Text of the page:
So many Australians with remote employment opportunities moved interstate to Queensland during the pandemic that home prices here continue to soar, for both existing and new construction. The cost of a rental unit is also rising — a win for property owners and landlords but perhaps prohibitively expensive for longtime locals.
Housing prices are ticking up in many regional areas and smaller cities throughout the country, of course. Growth in rents has been strong with vacancy rates low. According to the Reserve Bank of Australia, housing prices climbed by more than 10% nationally in the first half of the year. Meanwhile, advertised unit rent costs are 8% below pre-pandemic levels in Melbourne and 2% under in Sydney.
Understanding the demographic trends can help you navigate the housing market.
Blowing out of the Big Smoke
A look at net migration reveals the difference between arrivals and departures. According to the Australian Bureau of Statistics, Queensland netted a gain of 25,300 people via interstate migration in 2019-20, roughly 7% of all total domestic migration. This is 11,000 more residents than its 10-year-average domestic migration.
So where did they come from? The ABS noted that New South Wales lost 20,900 people, a 10-year high and far ahead of the next-closest losing state, the Northern Territory at 2,700 residents lost. Sydney was among all greater capital cities bleeding residents in the quarter of September 2020. Greater capital cities saw a net loss of 11,200 through internal migration. Melbourne and its surrounding areas lost a total of 26,000 people, the highest net loss on record.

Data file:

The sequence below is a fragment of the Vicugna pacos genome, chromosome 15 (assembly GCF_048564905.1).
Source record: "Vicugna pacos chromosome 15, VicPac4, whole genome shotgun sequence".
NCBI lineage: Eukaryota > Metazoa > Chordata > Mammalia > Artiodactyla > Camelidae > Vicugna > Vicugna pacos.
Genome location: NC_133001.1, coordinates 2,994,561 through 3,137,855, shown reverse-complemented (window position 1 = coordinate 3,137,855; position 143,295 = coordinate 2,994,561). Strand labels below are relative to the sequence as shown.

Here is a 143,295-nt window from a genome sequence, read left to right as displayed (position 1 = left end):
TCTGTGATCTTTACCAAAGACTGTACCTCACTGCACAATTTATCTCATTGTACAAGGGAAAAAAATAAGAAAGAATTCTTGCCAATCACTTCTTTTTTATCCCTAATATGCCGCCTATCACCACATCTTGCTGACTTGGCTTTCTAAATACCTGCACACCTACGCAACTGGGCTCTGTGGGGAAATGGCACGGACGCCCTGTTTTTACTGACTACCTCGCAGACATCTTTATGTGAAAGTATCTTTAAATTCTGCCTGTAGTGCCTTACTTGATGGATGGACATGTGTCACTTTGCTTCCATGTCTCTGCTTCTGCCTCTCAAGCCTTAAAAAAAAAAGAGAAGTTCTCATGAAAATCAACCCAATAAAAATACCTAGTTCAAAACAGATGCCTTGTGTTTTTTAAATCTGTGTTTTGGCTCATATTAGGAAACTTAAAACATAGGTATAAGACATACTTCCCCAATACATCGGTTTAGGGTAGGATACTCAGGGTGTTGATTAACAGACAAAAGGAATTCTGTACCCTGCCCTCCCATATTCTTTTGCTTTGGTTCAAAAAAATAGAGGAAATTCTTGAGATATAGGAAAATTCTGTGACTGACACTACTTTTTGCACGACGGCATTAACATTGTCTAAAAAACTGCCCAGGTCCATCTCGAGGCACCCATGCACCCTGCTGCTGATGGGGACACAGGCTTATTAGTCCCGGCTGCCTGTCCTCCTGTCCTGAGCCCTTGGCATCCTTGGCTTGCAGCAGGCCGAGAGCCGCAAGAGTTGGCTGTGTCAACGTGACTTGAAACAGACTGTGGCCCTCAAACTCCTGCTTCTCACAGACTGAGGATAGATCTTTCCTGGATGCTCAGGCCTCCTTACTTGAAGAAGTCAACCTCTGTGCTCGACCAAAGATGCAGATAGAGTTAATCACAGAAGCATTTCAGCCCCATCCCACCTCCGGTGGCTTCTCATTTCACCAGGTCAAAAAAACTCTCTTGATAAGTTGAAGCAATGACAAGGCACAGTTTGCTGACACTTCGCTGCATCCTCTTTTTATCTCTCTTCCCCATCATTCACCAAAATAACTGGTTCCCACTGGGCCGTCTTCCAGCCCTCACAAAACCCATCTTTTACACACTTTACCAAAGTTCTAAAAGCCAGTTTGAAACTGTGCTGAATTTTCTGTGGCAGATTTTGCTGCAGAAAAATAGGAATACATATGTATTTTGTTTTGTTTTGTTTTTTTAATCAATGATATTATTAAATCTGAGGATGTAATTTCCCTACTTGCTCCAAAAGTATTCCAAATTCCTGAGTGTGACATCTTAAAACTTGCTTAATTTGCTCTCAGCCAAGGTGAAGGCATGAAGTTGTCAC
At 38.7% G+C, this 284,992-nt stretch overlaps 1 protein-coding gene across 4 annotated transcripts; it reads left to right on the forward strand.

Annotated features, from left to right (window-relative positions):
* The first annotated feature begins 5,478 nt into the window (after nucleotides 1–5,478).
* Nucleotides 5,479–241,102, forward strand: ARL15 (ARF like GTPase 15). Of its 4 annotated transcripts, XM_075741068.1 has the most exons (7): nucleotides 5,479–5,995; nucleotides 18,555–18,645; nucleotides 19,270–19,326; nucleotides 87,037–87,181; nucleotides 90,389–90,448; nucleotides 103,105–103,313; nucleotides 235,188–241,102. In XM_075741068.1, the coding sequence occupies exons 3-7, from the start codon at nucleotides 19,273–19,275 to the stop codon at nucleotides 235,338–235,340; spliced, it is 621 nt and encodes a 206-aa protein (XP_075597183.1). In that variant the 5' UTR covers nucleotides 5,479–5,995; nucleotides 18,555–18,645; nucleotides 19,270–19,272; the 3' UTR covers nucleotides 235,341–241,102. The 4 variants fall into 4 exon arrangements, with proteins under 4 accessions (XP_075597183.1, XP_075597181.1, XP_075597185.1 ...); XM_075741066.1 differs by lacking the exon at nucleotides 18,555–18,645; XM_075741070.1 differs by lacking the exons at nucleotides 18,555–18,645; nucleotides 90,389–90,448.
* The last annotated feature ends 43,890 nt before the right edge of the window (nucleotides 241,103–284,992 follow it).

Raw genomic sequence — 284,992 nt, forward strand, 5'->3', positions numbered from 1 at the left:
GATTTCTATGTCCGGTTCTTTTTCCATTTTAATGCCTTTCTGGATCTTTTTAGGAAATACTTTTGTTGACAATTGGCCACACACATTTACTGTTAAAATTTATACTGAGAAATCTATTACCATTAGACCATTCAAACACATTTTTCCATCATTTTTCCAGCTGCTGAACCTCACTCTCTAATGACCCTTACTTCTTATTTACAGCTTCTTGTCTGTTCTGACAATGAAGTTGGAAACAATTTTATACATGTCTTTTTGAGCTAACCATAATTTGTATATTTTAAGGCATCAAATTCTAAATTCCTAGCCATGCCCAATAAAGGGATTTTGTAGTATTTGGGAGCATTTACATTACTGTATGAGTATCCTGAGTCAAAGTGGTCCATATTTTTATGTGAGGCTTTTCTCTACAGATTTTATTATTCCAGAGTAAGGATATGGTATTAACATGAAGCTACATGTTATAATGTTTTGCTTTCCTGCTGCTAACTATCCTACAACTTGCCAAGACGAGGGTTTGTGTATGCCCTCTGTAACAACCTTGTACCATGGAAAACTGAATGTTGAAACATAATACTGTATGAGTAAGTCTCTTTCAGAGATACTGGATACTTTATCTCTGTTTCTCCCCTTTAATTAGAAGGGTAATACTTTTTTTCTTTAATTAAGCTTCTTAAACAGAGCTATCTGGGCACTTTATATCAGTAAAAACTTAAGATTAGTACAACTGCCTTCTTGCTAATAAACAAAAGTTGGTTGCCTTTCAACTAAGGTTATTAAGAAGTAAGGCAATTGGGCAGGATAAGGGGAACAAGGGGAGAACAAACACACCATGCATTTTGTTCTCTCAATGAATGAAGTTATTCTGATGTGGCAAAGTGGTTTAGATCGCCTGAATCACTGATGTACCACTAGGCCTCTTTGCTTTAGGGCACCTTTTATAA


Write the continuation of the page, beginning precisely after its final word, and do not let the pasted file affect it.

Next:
The allure of the Gold Coast is just too strong for those young families crammed into, say, a flat in chilly Melbourne, or professionals who can work remotely and wish to live a more outdoor lifestyle.
Prices on the rise
Home prices are up all across Queensland, and it continues to make headlines. According to ABC News, the Gold Coast has seen 12-month increases up to 10.5% while the Sunshine Coast boasts a rise of 11.2%.
The ABS reports that the cost of a house or rental unit in Brisbane was up 12.5% year over year as of June 2021.
In 2019, the typical Brisbane house rented for $400 per week while a typical unit cost $380 per week. By June 21, the average house rent jumped to $450 a week and the unit to $400.
All the demand has led to more new construction. Numbers from the government's HomeBuilder program are a nod to the number of new builds and renovations in Queensland, with 21,871 applications for relief on new builds and 4,422 applications for renovations on existing properties.
At Ray White Surfers Paradise, we have been tracking these trends for years, using our insight to assist both first-time and repeat buyers, always with the goal of setting them up for long-term success. Our years of experience give us a natural advantage; we remember the strong market here in the 1990s. Whether you are already in Queensland or moving interstate, get in touch with us today and let us help you start your homebuying journey.